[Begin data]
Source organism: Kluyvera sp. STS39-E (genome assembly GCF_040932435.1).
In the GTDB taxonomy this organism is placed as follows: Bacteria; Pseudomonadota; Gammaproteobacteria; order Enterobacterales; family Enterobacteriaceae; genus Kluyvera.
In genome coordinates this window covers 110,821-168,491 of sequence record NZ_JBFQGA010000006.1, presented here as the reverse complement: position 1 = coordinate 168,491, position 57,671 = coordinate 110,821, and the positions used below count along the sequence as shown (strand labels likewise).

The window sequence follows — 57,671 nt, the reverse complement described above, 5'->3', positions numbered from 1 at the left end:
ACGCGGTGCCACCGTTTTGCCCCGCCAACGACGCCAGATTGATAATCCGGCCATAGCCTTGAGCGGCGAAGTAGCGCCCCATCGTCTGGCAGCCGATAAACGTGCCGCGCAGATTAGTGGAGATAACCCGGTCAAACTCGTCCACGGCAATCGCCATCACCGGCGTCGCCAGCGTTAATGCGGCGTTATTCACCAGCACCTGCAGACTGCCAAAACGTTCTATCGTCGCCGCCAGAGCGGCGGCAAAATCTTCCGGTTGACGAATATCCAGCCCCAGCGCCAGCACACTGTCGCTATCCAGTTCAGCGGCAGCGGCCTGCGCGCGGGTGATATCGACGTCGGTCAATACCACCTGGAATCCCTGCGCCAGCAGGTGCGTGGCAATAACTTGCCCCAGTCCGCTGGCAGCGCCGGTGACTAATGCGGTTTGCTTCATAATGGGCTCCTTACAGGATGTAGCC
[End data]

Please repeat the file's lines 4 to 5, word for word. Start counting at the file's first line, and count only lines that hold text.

The window sequence follows — 57,671 nt, the reverse complement described above, 5'->3', positions numbered from 1 at the left end:
ACGCGGTGCCACCGTTTTGCCCCGCCAACGACGCCAGATTGATAATCCGGCCATAGCCTTGAGCGGCGAAGTAGCGCCCCATCGTCTGGCAGCCGATAAACGTGCCGCGCAGATTAGTGGAGATAACCCGGTCAAACTCGTCCACGGCAATCGCCATCACCGGCGTCGCCAGCGTTAATGCGGCGTTATTCACCAGCACCTGCAGACTGCCAAAACGTTCTATCGTCGCCGCCAGAGCGGCGGCAAAATCTTCCGGTTGACGAATATCCAGCCCCAGCGCCAGCACACTGTCGCTATCCAGTTCAGCGGCAGCGGCCTGCGCGCGGGTGATATCGACGTCGGTCAATACCACCTGGAATCCCTGCGCCAGCAGGTGCGTGGCAATAACTTGCCCCAGTCCGCTGGCAGCGCCGGTGACTAATGCGGTTTGCTTCATAATGGGCTCCTTACAGGATGTAGCC